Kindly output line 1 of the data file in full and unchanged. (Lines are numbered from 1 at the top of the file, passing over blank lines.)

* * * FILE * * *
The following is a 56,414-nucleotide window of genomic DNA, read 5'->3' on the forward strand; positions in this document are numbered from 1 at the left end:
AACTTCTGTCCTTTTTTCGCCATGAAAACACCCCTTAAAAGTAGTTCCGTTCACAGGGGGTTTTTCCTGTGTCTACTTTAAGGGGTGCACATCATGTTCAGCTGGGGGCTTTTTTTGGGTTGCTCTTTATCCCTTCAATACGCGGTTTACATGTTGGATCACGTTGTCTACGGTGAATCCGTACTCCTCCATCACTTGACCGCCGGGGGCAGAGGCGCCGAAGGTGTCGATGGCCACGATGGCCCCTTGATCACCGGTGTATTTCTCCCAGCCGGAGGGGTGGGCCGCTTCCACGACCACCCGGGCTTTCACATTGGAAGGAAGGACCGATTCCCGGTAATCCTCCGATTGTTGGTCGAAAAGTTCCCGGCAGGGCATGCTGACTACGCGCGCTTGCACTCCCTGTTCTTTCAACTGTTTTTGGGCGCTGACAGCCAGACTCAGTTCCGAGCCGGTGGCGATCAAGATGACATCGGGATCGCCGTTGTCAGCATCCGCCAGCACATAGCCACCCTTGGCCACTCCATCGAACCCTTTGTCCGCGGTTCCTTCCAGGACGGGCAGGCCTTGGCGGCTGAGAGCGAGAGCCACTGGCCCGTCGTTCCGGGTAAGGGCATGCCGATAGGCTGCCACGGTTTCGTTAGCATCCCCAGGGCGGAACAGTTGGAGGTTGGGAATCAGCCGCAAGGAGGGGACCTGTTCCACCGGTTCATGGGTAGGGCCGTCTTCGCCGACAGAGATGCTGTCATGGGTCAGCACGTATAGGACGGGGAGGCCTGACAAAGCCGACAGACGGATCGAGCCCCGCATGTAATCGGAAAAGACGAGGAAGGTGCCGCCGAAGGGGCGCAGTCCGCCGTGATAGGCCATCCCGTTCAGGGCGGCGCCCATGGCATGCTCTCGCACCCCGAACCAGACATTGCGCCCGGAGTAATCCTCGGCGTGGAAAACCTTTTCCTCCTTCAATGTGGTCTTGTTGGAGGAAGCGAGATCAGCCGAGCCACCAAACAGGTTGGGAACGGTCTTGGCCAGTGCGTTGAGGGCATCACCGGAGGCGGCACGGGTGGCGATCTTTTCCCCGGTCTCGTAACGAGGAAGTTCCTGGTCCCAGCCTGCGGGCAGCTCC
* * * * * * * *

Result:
The following is a 56,414-nucleotide window of genomic DNA, read 5'->3' on the forward strand; positions in this document are numbered from 1 at the left end: